Poor performance, low level of continuity in office and a weak degree of institutionalization. These, in a nutshell, are the well-known characteristics of Members of the European Parliament (MEPs) according to a broad literature stretching from the early (and over-enthusiastic) developments of the EU assembly up to the most recent round of European elections.
But although those general assertions are certainly hard to dispute, it is also noteworthy to mention how literature mostly set its focus on the pars destruens concerning MEPs’ inner paradox: representing an «elite project» at the core of the EU institutional architecture without forming a consolidated elite. Much more neglected, per contra, is the exploration of the elements behind the decision to keep playing the role of MEP, or at least to invest in this peculiar institutional arena more than the average EU politician.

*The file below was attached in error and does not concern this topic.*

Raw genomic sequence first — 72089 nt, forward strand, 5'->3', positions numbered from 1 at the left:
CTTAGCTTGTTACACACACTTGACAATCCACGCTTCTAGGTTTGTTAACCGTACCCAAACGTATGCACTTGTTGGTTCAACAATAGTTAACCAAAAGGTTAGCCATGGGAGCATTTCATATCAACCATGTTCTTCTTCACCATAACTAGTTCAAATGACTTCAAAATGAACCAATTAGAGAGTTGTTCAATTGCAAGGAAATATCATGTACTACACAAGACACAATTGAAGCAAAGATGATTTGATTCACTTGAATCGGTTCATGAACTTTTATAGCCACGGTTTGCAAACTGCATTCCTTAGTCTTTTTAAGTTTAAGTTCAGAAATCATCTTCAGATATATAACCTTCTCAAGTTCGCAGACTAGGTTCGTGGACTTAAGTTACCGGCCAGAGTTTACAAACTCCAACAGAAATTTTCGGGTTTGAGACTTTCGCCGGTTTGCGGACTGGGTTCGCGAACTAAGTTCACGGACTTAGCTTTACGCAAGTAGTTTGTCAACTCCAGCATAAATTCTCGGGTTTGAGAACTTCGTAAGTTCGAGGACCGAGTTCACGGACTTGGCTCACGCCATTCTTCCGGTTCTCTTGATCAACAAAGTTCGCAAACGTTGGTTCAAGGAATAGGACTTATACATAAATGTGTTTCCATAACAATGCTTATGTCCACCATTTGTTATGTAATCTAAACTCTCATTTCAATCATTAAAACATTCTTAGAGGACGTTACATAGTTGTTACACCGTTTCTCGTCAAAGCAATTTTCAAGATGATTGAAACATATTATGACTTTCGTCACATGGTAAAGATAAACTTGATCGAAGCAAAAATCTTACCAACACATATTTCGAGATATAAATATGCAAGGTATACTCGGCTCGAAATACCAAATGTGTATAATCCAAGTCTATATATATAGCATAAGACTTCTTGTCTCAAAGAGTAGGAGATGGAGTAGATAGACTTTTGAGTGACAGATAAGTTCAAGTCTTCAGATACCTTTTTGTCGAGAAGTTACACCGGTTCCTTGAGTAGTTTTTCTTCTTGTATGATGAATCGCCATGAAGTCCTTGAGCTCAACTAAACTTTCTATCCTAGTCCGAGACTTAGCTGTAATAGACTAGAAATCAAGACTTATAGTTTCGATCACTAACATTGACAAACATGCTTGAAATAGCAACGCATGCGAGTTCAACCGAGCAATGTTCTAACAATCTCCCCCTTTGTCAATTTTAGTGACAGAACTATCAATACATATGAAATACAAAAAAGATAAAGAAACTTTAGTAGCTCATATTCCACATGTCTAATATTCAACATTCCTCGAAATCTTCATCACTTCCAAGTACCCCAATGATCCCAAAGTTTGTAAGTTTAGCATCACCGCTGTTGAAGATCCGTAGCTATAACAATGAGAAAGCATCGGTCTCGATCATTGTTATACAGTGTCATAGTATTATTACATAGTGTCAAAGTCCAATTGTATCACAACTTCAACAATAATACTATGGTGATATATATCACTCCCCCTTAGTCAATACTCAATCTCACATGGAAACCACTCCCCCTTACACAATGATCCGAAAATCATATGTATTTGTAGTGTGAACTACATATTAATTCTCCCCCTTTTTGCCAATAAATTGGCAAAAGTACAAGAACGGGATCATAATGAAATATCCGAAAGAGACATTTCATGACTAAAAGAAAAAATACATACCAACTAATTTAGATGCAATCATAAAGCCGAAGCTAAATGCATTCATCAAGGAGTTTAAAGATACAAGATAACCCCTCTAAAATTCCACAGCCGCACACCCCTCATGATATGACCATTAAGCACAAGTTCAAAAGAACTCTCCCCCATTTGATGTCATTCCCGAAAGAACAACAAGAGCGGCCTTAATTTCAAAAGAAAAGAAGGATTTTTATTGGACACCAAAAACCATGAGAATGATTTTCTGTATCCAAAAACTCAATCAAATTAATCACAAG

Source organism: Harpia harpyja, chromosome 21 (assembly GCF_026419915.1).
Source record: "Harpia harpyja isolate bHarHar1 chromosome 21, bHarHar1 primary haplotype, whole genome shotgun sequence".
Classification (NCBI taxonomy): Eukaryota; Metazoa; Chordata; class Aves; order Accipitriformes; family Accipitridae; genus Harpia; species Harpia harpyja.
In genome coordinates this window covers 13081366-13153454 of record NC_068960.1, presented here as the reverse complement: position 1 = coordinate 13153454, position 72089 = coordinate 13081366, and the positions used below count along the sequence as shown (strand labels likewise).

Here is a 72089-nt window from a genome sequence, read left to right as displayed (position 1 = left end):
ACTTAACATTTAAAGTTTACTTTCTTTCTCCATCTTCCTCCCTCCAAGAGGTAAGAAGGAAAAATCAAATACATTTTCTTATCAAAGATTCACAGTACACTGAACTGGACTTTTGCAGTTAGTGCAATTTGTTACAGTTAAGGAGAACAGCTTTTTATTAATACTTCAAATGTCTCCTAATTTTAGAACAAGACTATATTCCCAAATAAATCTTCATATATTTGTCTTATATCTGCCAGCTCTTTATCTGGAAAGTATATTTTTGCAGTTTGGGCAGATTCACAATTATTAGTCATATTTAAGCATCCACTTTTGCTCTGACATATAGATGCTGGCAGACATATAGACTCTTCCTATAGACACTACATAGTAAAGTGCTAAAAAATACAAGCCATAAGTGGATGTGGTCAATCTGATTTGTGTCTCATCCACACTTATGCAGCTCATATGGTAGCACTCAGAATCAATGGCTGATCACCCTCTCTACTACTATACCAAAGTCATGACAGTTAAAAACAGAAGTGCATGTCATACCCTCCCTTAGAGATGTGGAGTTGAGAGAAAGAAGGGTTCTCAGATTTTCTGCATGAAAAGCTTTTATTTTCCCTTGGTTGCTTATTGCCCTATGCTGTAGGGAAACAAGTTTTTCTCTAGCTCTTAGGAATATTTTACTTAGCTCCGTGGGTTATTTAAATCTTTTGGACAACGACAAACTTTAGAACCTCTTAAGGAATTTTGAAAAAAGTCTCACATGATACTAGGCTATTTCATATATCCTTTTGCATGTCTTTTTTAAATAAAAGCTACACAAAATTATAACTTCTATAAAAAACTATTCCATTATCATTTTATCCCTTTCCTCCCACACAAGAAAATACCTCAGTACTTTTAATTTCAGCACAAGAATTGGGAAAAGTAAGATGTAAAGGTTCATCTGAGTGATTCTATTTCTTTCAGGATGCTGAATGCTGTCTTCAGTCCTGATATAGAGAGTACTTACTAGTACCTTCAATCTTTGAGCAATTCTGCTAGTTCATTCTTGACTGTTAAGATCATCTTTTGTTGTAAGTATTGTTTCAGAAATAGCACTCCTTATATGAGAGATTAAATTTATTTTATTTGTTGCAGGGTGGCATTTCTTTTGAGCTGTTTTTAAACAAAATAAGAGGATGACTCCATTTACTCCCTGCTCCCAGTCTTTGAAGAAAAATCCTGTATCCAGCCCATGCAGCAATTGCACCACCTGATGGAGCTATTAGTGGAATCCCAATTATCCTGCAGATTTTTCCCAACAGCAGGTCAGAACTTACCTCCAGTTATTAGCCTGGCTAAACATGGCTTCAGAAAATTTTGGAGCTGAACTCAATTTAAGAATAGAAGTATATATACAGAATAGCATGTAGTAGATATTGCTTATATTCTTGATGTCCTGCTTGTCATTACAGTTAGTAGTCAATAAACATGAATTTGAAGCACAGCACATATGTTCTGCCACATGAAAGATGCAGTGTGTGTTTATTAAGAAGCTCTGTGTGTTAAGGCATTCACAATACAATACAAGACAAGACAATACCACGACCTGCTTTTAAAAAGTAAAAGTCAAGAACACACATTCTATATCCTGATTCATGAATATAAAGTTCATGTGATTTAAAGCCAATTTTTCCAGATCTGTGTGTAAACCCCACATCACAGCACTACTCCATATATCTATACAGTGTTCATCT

Forty years after the first direct election of the EP, we aim at providing a modernized investigation concerning the patterns of stability and institutionalization within the EP, in light of a profoundly changed institutional scenario. Through the analysis of an original dataset, the study tests several hypotheses concerning the relationship between the evolution of stability relative to supranational representatives and a whole plethora of country-specific, party-specific and systemic factors.